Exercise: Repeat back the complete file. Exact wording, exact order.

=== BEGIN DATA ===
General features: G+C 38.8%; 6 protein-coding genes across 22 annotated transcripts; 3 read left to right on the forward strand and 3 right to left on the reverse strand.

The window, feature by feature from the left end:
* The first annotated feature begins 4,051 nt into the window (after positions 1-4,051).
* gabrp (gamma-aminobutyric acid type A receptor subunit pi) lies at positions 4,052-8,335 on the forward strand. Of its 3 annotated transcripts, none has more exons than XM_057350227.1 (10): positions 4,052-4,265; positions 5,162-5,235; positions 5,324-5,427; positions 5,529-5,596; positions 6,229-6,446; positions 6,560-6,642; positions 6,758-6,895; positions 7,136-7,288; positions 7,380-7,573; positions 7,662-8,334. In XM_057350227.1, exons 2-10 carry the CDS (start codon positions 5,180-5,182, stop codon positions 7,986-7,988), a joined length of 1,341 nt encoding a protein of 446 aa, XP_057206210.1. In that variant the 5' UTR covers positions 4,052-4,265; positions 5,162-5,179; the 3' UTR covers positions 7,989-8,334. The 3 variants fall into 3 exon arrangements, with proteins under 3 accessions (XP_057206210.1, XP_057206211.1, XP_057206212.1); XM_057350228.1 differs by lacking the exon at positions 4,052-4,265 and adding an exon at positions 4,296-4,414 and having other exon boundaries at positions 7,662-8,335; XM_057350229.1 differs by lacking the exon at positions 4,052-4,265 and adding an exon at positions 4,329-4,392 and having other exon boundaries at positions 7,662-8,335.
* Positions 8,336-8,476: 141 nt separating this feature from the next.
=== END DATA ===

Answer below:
General features: G+C 38.8%; 6 protein-coding genes across 22 annotated transcripts; 3 read left to right on the forward strand and 3 right to left on the reverse strand.

The window, feature by feature from the left end:
* The first annotated feature begins 4,051 nt into the window (after positions 1-4,051).
* gabrp (gamma-aminobutyric acid type A receptor subunit pi) lies at positions 4,052-8,335 on the forward strand. Of its 3 annotated transcripts, none has more exons than XM_057350227.1 (10): positions 4,052-4,265; positions 5,162-5,235; positions 5,324-5,427; positions 5,529-5,596; positions 6,229-6,446; positions 6,560-6,642; positions 6,758-6,895; positions 7,136-7,288; positions 7,380-7,573; positions 7,662-8,334. In XM_057350227.1, exons 2-10 carry the CDS (start codon positions 5,180-5,182, stop codon positions 7,986-7,988), a joined length of 1,341 nt encoding a protein of 446 aa, XP_057206210.1. In that variant the 5' UTR covers positions 4,052-4,265; positions 5,162-5,179; the 3' UTR covers positions 7,989-8,334. The 3 variants fall into 3 exon arrangements, with proteins under 3 accessions (XP_057206210.1, XP_057206211.1, XP_057206212.1); XM_057350228.1 differs by lacking the exon at positions 4,052-4,265 and adding an exon at positions 4,296-4,414 and having other exon boundaries at positions 7,662-8,335; XM_057350229.1 differs by lacking the exon at positions 4,052-4,265 and adding an exon at positions 4,329-4,392 and having other exon boundaries at positions 7,662-8,335.
* Positions 8,336-8,476: 141 nt separating this feature from the next.